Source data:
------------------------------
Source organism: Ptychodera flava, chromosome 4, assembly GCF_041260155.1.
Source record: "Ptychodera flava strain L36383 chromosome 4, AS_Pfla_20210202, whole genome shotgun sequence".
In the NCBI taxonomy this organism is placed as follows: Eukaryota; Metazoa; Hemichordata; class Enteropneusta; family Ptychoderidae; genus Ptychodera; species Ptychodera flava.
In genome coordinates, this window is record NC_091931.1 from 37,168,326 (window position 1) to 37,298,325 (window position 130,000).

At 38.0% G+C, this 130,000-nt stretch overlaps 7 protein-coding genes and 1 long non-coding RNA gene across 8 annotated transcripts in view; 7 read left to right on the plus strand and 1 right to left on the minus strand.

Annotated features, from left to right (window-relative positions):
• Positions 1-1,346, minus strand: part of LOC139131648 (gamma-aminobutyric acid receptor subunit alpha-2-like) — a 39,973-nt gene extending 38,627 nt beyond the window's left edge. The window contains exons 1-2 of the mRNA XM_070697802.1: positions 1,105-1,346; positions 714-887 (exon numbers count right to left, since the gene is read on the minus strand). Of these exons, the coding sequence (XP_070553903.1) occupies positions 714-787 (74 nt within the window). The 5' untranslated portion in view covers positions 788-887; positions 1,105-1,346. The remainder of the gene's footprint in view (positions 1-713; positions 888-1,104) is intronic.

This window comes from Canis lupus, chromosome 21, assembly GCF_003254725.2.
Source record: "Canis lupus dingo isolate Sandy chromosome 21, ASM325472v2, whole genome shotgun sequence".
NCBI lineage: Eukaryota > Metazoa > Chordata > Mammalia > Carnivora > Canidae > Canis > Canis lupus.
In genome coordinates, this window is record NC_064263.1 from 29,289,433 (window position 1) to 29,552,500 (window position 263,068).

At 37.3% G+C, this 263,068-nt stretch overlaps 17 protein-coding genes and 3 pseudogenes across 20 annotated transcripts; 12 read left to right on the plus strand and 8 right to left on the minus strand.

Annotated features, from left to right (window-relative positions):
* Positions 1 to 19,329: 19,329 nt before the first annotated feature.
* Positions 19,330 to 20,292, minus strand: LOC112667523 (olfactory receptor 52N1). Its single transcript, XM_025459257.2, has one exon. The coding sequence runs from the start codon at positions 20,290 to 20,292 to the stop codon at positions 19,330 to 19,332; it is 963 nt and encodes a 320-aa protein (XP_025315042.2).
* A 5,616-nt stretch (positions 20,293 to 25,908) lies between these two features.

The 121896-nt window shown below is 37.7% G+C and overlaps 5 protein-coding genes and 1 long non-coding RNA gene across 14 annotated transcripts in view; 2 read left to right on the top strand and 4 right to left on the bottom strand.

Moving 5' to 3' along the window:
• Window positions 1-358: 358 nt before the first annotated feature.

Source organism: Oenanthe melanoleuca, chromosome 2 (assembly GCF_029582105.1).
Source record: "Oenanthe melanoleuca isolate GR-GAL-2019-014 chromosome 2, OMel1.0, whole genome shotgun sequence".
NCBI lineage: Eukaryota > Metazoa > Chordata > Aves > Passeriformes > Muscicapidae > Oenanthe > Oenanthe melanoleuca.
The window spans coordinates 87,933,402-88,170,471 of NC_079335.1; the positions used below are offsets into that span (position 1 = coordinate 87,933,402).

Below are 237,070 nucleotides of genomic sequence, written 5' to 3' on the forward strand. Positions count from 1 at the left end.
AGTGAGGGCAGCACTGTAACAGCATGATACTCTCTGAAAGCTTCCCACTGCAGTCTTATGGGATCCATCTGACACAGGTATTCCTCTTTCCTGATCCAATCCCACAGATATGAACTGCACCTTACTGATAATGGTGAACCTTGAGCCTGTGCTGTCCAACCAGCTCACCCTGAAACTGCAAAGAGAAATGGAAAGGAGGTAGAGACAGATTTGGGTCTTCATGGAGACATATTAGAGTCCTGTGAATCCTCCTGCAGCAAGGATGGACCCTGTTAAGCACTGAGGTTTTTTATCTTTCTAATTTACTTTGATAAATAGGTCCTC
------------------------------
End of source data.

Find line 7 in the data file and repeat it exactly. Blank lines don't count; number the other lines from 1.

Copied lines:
• Positions 1-1,346, minus strand: part of LOC139131648 (gamma-aminobutyric acid receptor subunit alpha-2-like) — a 39,973-nt gene extending 38,627 nt beyond the window's left edge. The window contains exons 1-2 of the mRNA XM_070697802.1: positions 1,105-1,346; positions 714-887 (exon numbers count right to left, since the gene is read on the minus strand). Of these exons, the coding sequence (XP_070553903.1) occupies positions 714-787 (74 nt within the window). The 5' untranslated portion in view covers positions 788-887; positions 1,105-1,346. The remainder of the gene's footprint in view (positions 1-713; positions 888-1,104) is intronic.